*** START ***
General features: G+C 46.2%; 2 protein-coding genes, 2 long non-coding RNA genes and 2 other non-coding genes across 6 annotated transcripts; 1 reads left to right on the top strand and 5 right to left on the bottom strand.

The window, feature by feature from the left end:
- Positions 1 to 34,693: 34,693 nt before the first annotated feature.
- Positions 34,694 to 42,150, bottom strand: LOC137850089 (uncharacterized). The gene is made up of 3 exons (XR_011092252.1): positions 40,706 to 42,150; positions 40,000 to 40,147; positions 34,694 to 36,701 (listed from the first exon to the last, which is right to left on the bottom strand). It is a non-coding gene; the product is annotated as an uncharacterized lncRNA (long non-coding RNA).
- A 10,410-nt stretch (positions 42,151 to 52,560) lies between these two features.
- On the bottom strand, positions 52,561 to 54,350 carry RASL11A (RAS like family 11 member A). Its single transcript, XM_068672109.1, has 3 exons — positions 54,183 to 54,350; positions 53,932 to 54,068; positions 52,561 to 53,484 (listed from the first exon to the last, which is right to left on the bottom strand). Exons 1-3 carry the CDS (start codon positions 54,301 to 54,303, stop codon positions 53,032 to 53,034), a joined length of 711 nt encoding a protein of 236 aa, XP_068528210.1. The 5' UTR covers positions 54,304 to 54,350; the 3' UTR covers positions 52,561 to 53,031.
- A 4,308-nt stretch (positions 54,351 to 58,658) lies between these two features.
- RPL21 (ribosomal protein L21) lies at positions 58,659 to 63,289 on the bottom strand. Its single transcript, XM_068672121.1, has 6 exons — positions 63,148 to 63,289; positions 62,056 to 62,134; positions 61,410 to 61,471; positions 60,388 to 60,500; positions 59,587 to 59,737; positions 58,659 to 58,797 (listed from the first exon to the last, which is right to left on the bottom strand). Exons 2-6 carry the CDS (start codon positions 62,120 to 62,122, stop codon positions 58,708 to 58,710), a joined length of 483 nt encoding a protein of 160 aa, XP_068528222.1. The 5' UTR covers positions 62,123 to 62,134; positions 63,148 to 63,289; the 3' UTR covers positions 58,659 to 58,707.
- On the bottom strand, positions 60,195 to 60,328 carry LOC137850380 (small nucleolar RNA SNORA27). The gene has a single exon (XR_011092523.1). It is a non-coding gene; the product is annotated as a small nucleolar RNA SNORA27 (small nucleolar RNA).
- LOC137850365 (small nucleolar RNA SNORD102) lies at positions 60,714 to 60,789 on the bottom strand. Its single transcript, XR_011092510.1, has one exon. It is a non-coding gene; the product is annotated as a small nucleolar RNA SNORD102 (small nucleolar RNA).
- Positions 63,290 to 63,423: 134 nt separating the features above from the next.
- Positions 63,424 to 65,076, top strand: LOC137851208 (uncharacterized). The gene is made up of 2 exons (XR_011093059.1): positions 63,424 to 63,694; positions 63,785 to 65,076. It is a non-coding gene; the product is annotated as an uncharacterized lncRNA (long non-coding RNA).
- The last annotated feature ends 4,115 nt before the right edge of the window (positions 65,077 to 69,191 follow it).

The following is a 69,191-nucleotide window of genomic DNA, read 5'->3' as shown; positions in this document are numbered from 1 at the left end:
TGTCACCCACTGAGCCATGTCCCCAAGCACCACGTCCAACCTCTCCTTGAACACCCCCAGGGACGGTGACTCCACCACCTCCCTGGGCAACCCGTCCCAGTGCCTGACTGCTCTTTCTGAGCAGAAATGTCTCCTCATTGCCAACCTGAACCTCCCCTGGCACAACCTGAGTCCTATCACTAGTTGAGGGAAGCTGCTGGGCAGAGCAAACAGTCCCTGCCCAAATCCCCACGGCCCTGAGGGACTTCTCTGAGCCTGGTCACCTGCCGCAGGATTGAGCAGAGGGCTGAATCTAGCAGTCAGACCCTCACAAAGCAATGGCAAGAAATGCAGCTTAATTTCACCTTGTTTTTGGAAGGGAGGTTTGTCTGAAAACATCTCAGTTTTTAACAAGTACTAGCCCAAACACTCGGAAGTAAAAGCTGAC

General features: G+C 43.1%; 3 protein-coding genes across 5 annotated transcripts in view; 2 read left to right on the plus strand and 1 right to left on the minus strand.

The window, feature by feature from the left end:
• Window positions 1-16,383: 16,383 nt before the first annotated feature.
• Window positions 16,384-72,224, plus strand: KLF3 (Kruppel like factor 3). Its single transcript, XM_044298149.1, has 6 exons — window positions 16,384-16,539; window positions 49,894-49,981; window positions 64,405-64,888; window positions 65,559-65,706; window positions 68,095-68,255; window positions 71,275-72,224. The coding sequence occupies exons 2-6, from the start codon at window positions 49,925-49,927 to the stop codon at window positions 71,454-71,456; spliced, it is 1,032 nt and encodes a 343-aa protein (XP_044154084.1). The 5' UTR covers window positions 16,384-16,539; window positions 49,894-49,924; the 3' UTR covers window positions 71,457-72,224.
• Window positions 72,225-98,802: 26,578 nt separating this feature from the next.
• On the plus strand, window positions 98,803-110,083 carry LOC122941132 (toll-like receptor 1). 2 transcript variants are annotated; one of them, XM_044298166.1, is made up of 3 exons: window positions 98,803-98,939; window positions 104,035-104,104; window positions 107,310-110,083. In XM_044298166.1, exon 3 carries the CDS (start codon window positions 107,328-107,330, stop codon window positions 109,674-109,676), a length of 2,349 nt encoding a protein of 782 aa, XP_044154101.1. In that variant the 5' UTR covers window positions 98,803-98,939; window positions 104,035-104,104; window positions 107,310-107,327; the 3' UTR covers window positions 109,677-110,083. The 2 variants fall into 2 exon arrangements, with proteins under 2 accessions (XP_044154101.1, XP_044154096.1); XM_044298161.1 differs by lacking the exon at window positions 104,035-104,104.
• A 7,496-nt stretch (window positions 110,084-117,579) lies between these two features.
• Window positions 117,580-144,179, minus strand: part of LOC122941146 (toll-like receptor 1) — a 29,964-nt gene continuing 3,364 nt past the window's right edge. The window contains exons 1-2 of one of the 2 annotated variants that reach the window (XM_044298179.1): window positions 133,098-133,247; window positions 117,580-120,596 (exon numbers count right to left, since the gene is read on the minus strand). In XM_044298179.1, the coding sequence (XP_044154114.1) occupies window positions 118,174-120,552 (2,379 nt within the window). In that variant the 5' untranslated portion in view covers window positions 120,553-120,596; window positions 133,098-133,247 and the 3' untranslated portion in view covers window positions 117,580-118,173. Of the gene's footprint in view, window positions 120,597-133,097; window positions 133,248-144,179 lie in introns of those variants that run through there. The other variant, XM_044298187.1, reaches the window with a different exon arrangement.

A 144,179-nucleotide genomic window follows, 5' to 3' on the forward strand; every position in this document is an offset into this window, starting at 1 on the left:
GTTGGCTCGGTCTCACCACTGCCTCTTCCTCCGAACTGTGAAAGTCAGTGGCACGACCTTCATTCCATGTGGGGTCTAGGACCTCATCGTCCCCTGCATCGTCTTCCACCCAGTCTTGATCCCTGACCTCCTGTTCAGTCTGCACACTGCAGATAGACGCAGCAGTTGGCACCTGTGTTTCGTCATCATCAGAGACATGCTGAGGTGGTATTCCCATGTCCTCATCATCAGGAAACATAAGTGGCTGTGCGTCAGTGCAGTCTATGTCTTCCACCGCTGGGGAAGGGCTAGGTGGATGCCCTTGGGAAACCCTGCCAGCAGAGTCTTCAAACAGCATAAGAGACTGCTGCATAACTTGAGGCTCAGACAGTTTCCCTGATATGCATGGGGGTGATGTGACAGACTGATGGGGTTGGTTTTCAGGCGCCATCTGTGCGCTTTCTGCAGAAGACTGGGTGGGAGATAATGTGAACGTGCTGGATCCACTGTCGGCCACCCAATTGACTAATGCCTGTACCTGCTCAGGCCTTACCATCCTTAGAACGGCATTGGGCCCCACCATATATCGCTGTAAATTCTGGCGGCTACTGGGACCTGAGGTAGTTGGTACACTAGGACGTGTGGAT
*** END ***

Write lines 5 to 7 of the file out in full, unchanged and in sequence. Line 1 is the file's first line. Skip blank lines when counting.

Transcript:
- A 10,410-nt stretch (positions 42,151 to 52,560) lies between these two features.
- On the bottom strand, positions 52,561 to 54,350 carry RASL11A (RAS like family 11 member A). Its single transcript, XM_068672109.1, has 3 exons — positions 54,183 to 54,350; positions 53,932 to 54,068; positions 52,561 to 53,484 (listed from the first exon to the last, which is right to left on the bottom strand). Exons 1-3 carry the CDS (start codon positions 54,301 to 54,303, stop codon positions 53,032 to 53,034), a joined length of 711 nt encoding a protein of 236 aa, XP_068528210.1. The 5' UTR covers positions 54,304 to 54,350; the 3' UTR covers positions 52,561 to 53,031.
- A 4,308-nt stretch (positions 54,351 to 58,658) lies between these two features.